“The Making of Mumbai” is a concise and succinctly well-written book by Msgr. Benny Aguiar. It encompasses Pre-Portuguese, Portuguese, the Maratha and the British period. For six decades the Marathas whose capital was first Raigad, then Poona, ruled over the neighbouring islands of Salsette and Bassein till the British took them over from Raghoba by the treaty of Surat in Nov, 1775. Aurangzeb ruled from Delhi roughly over all of India, i.e., north of the Godavari, and Afghanistan, while Shivaji the Maratha ruler was building a kingdom for the Marathas in Maharashtra. For over a thousand years Bombay was an insignificant island off the Western coast of India when places like Kalyan, Sopara and Thane were flourishing centres with their own kingdoms. This book also brings out the Catholic past of Bombay. In the 1700’s a conflict within the Portuguese rulers of Bombay caused a deep division in the Catholic community. This arose between Padroadists and Propagandists. The book delves into the evolution of the Catholic community in Bombay. It explains when and where the first Churches were built or renovated, and how the transition from one period to another, Portuguese to English to Maratha, led to a decline and then to a revival and formation of a vibrant Catholic Community. “The Making of Mumbai” makes an excellent coffee-table book enriching one with invaluable information about the past Mumbai when fashionable Colaba Causeway was only a sandy ridge, surfacing at low tide to enable access from Old Woman’s Island to the neighbouring island of Colio or Colaba. Pydhonie was a tidal creek where a weary traveller washed his feet and refreshed his animal before entering the main island. Since the book talks about Bombay, its history and growth, the Portuguese and British rule that has left behind religious, social, cultural and linguistic impact on the people one would say this is a must-read book for the citizen of Mumbai and for the students of History.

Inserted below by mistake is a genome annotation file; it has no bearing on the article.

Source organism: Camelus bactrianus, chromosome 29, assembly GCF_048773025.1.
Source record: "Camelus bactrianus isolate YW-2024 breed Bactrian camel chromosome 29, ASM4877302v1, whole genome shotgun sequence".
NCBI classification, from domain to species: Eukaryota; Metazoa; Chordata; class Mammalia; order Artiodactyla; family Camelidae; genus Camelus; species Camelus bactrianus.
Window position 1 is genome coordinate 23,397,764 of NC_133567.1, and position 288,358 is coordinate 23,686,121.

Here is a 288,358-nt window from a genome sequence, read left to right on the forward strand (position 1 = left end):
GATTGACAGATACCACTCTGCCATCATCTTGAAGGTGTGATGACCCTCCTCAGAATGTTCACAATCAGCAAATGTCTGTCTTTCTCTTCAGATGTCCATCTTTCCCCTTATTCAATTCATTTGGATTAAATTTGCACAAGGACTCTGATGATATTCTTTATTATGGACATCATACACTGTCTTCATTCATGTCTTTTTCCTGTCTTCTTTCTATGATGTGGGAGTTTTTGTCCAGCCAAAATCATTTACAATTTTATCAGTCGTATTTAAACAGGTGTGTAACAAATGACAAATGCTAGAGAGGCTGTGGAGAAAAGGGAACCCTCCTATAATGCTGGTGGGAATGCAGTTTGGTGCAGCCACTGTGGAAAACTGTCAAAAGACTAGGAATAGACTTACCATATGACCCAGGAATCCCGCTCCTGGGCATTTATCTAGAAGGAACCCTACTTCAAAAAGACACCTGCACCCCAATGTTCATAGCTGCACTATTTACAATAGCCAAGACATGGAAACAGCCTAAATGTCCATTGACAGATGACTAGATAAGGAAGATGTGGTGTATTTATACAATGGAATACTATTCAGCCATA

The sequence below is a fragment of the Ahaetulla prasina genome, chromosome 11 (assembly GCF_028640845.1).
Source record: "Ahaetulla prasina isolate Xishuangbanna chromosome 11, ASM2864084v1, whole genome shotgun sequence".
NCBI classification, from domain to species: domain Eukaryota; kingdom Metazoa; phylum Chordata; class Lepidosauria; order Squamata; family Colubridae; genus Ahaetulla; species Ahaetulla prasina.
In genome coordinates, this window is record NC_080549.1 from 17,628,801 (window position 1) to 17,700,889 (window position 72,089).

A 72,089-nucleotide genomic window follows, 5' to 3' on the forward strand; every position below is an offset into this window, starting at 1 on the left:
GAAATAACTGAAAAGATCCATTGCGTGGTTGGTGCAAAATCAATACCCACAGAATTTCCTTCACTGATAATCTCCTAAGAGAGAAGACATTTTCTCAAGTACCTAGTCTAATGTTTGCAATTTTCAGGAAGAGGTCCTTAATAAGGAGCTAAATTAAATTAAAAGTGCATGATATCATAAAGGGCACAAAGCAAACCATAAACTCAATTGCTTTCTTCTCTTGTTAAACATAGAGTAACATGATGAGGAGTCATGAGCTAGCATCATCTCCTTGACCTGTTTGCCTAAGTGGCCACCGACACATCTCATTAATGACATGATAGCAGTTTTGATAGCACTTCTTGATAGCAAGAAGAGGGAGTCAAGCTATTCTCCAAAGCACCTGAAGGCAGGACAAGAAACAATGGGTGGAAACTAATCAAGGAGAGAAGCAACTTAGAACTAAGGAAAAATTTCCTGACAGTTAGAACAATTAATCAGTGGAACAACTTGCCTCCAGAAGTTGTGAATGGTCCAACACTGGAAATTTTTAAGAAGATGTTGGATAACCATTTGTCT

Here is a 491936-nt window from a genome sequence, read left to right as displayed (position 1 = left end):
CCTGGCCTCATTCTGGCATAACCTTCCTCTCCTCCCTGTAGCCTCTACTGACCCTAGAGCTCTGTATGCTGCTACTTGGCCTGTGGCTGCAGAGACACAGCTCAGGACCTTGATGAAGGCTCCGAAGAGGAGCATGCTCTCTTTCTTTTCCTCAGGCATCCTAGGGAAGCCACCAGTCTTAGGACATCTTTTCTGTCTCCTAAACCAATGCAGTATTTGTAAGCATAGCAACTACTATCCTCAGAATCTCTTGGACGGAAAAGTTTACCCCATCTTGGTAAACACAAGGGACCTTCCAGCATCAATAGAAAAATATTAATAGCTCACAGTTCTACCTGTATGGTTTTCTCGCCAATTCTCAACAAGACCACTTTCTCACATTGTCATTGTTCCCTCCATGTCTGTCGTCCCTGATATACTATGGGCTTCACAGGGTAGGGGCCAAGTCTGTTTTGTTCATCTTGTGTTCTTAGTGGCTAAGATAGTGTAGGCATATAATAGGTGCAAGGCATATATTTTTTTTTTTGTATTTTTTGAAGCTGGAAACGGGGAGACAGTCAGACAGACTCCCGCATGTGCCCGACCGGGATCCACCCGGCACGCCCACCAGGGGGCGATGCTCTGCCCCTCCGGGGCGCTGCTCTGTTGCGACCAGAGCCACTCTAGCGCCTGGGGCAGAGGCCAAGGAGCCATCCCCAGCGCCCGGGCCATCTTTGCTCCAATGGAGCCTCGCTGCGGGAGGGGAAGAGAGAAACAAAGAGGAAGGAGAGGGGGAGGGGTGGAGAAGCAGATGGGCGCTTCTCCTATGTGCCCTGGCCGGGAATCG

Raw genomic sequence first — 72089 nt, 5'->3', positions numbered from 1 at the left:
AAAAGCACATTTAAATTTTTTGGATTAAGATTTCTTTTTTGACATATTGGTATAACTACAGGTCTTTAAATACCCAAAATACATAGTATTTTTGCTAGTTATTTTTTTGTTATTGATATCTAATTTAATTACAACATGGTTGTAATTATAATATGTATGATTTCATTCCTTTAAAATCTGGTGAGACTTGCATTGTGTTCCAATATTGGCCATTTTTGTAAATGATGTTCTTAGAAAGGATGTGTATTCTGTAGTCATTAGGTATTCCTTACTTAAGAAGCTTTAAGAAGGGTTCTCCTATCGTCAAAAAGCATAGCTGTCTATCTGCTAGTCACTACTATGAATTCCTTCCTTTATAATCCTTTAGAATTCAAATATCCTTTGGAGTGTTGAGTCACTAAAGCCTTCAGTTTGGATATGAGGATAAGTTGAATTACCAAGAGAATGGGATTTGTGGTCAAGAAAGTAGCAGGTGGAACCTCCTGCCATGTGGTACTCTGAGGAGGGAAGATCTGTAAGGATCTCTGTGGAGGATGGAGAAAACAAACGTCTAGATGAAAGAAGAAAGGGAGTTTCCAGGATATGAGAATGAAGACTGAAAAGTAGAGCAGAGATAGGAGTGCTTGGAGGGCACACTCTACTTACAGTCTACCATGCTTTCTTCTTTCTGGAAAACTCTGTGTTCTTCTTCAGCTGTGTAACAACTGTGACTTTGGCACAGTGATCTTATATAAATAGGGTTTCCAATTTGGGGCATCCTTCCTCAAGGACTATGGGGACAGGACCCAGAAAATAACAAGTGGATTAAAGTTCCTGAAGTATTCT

|Title:||The Making Of Mumbai|
|Author:||Fr Benny Aguiar|
|Release date:||01 January 2014|